An estimated one in eight women will develop a thyroid disorder at some time in her life. Take the quiz.
8 Questions To Ask If You Suspect You Have An Autoimmune Thyroid Disorder
- Are you cold all of the time?
- Are you chronically constipated?
- Do you have difficulty losing weight?
- Do you suffer from bouts of depression or anxiety?
- Do you have difficulty sleeping?
- Have you experienced heart palpitations for seemingly no reason at all?
- Have you noticed dry skin or increasingly brittle hair?
- Do you have a history of other autoimmune disorders?
Thyroid disorders are more common than you’d think. About 20 million Americans — more of them women than men — are affected by a thyroid disease or disorder, according to the American Thyroid Association (ATA). If you answered yes to some or all of these questions, you may be at risk for having an autoimmune thyroid problem.
Identifying New Causes Of Hashimoto’s Thyroiditis
Thyroid disorders are one of the most complex health problems facing Americans today. Despite such a high prevalence of thyroid problems, conventional healthcare has had limited success in managing them.
Your thyroid gland actually has functions in multiple systems of your body. Making matters even more complex, problems with the thyroid can be triggered by fluctuating factors in your environment such as food allergies and exposure to toxic heavy metals.
Because of these factors, testing is not always as simple as looking at “normal” blood levels of TSH, T4, and T3. So if you’ve answered yes to some of the questions above, you may benefit from addressing some of new wellness targets discussed below.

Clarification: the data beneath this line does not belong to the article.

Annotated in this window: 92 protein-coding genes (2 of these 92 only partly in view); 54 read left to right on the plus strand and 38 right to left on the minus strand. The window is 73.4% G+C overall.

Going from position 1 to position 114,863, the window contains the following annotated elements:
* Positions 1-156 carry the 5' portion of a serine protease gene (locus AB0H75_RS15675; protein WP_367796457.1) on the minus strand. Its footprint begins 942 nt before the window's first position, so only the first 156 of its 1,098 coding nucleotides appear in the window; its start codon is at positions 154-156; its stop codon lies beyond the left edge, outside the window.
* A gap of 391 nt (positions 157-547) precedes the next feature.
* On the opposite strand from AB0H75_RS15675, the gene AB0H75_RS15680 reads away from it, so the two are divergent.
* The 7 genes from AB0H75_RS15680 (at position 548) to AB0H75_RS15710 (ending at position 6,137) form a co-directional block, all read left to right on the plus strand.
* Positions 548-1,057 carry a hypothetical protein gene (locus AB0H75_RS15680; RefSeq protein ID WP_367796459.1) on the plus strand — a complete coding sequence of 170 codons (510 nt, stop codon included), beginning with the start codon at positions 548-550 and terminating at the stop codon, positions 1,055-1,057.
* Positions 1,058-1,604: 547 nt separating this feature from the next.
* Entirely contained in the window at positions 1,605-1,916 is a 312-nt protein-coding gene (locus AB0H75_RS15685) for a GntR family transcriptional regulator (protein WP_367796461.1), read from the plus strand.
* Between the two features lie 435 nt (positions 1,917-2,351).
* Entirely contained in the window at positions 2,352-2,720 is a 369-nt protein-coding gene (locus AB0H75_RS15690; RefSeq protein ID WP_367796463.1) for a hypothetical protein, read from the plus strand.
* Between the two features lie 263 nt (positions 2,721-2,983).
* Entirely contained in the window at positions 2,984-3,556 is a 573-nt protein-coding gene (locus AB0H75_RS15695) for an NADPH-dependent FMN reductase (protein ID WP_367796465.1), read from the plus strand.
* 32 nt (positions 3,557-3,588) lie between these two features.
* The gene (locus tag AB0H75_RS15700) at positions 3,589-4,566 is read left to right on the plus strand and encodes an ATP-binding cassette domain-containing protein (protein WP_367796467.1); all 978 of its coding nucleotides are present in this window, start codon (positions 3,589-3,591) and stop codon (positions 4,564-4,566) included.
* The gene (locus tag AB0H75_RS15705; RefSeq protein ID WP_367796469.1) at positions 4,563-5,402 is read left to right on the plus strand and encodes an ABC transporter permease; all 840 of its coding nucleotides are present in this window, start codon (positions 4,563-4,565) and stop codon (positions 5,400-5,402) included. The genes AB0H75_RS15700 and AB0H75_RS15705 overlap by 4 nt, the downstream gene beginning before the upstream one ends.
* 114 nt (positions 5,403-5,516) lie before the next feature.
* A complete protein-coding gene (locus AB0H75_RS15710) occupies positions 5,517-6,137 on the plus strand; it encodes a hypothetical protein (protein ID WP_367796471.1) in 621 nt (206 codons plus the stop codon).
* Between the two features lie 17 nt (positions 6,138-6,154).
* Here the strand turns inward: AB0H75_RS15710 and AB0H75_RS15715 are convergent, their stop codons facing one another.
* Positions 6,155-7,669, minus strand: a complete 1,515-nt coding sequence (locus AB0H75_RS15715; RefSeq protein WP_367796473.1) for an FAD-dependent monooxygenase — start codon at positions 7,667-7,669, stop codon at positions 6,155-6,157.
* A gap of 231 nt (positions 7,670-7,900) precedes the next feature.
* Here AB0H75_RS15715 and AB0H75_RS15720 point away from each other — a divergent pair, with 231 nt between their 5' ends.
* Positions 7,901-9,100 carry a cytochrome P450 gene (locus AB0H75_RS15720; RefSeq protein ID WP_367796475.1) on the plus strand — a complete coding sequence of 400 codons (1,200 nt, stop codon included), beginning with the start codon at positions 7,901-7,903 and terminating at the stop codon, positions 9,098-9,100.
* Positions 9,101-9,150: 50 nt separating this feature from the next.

One of the most commonly overlooked thyroid disorders is an autoimmune condition known as Hashimoto’s thyroiditis. Hashimoto’s thyroiditis is the most common cause of hypothyroidism in the United States.
Typical treatment of Hashimoto’s thyroiditis is medication with synthetic thyroid hormones like Synthroid, as well as more advanced treatment with drugs such as Prednisone or Prozac. Natural treatment typically involves supplementing with B vitamins, selenium, thyroid glandulars, tyrosine (an amino acid), and iodide.
Problems With Current Thyroid Treatment Options
Conventional treatments often overlook the causes of thyroid conditions, and instead, focus on keeping thyroid lab values within certain ranges, and managing other symptoms with medications. More advanced treatment options may involve thyroid ablation, where the thyroid gland is destroyed with radioactive iodine, or a full thyroidectomy, where the thyroid is surgically removed.
If an autoimmune process is involved, symptoms can still remain even after thyroid removal. This is because some thyroid tissue will inevitably remain for the immune system to react with. In many cases a cause has not been identified, or worse; it has been ignored. Unfortunately, sometimes symptoms can be so severe, that patients have no choice but to seek more aggressive treatment options.
Other practitioners simply do not know how to read results or pick up on nuances of a panel.
Other doctors still do not routinely screen for autoimmune disorders simply because identifying them does not usually change the treatment plan they have to offer their patients.
Unfortunately, natural treatments meanwhile have offered mixed benefits as well.